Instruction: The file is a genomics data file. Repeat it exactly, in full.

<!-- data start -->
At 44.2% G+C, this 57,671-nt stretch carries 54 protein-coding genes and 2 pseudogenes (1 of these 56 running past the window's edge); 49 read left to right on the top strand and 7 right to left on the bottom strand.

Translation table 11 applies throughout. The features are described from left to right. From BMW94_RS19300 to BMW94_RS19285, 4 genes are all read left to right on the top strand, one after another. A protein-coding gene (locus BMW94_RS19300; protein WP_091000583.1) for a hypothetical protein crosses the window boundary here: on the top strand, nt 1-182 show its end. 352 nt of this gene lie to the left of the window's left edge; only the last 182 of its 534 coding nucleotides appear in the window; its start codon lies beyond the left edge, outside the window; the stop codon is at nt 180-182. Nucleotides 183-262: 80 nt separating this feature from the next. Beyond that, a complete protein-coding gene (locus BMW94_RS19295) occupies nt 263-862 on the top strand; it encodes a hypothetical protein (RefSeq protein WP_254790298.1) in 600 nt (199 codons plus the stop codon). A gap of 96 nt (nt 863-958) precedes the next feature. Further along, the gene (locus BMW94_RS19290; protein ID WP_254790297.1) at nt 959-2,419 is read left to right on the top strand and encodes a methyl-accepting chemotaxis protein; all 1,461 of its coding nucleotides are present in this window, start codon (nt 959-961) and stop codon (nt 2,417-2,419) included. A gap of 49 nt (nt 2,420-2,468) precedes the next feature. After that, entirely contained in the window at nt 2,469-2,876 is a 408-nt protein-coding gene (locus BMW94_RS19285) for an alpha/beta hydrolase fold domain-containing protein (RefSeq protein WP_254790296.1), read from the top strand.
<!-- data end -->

At 44.2% G+C, this 57,671-nt stretch carries 54 protein-coding genes and 2 pseudogenes (1 of these 56 running past the window's edge); 49 read left to right on the top strand and 7 right to left on the bottom strand.

Translation table 11 applies throughout. The features are described from left to right. From BMW94_RS19300 to BMW94_RS19285, 4 genes are all read left to right on the top strand, one after another. A protein-coding gene (locus BMW94_RS19300; protein WP_091000583.1) for a hypothetical protein crosses the window boundary here: on the top strand, nt 1-182 show its end. 352 nt of this gene lie to the left of the window's left edge; only the last 182 of its 534 coding nucleotides appear in the window; its start codon lies beyond the left edge, outside the window; the stop codon is at nt 180-182. Nucleotides 183-262: 80 nt separating this feature from the next. Beyond that, a complete protein-coding gene (locus BMW94_RS19295) occupies nt 263-862 on the top strand; it encodes a hypothetical protein (RefSeq protein WP_254790298.1) in 600 nt (199 codons plus the stop codon). A gap of 96 nt (nt 863-958) precedes the next feature. Further along, the gene (locus BMW94_RS19290; protein ID WP_254790297.1) at nt 959-2,419 is read left to right on the top strand and encodes a methyl-accepting chemotaxis protein; all 1,461 of its coding nucleotides are present in this window, start codon (nt 959-961) and stop codon (nt 2,417-2,419) included. A gap of 49 nt (nt 2,420-2,468) precedes the next feature. After that, entirely contained in the window at nt 2,469-2,876 is a 408-nt protein-coding gene (locus BMW94_RS19285) for an alpha/beta hydrolase fold domain-containing protein (RefSeq protein WP_254790296.1), read from the top strand.